Since before my firstborn could talk, I’ve read three bedtime stories a night. Actually, my wife has done a fair amount of that reading, and sometimes honored guests (grandparents, aunts and uncles, favored friends) get the privilege, and occasionally the kids’ behavior has been so horrid that they’re told to go straight to sleep, but when I say that I read my children three bedtime stories a night, and that I have for years, it’s basically the truth. I am the story reader of record in the family, and while my wife is also a bookish person, I’m more of what you would charitably describe as book obsessed. A bibliophile. I like what books look like on a shelf and stacked on tables, I feel a peace settle on me when I enter a library or bookshop, I can’t get enough of their smell, and—most of all—I love the words inside: how they read, how they sound, what they mean, why they mean what they mean, what we can learn from them, what they’re telling us, what they’re not telling us.
I read to my children just about every night because I know that children who are read to are more likely to become solid readers, to gain advanced language skills, to be wonderful people (right?). I read to my children because I work in an office all day and want to spend time close to them in the evening. I read to my children because I want them to associate time spent around books to time spent around me, in a safe, cozy, loving environment. I read to my children because books are important to me, and my children are important to me, and I want my children to recognize the importance of books, as well as their own importance.
I read to my children because there are so many stories I want to share with them.
I read to my children because I can’t not read to my children.
Though most of this reading has been picture books and short chapter books, we’ve recently made the jump to longer books. We started “Little Women” some time back, but recently took a break from that to blast through “The Phantom Tollbooth,” which proved to be a great choice. My girls would chant “Milo and Tock! Milo and Tock!” as they were getting ready for bed each night we spent exploring Dictionopolis, Digitopolis, and all points between.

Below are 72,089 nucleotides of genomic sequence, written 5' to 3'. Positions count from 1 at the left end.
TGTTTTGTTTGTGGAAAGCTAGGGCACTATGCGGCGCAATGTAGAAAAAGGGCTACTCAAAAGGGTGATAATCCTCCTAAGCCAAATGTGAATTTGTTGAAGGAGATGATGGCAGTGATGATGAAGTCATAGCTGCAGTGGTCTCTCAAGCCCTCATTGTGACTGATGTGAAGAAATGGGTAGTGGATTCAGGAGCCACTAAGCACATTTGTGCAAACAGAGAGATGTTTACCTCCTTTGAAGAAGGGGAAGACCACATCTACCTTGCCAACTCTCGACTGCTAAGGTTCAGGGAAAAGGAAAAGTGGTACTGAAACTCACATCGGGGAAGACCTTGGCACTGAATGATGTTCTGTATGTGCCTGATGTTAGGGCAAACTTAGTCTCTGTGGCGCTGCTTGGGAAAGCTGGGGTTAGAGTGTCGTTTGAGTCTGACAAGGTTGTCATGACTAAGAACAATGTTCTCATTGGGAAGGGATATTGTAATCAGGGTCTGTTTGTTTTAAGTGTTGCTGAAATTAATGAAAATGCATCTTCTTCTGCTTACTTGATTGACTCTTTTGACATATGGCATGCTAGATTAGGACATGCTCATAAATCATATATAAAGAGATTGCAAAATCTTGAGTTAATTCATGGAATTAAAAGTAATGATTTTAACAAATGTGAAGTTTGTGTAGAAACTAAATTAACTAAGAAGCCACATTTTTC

We’re back to “Little Women” again, which the girls are enjoying, though in a different way. There are a lot of large and archaic words and terms, and my now-5-year-old secondborn asks a lot of clarifying questions, which is fine and understandable, but also breaks up the flow a bit. I don’t mind. Much. Still, I wonder how much they’re catching.
We recently read the chapter in which Amy maliciously burns up her sister Jo’s handwritten stories, and my girls were scandalized. Perhaps forgetting their own daily squabbles, they shook their heads, tight-lipped, at the sibling-vs.-sibling battle. But when Jo decides to ignore her petulant sister and refuses to forgive her, my daughters gasped out loud. Both of them. Even if other stuff is going over their heads, they recognized the seriousness of this broken relationship.
I’m looking forward to many more books to come. My firstborn is already reading “Little House in the Big Woods” on her own for a summer book challenge, so I’m thinking we might try “The Hobbit” next.
What were your favorite childhood reads?
What are you reading or looking forward to reading with your kids?
7 thoughts on “Summer Week: Little Women”
Until at least fourth grade, our teachers read to us for 15 minutes after lunch. We put our heads down and closed our eyes. It helped us to relax and be ready for our afternoon lessons and I will always believe it helped us to develop visualization skills. I think that we were asked questions when the reading of the chapter was finished. Then we practiced penmanship.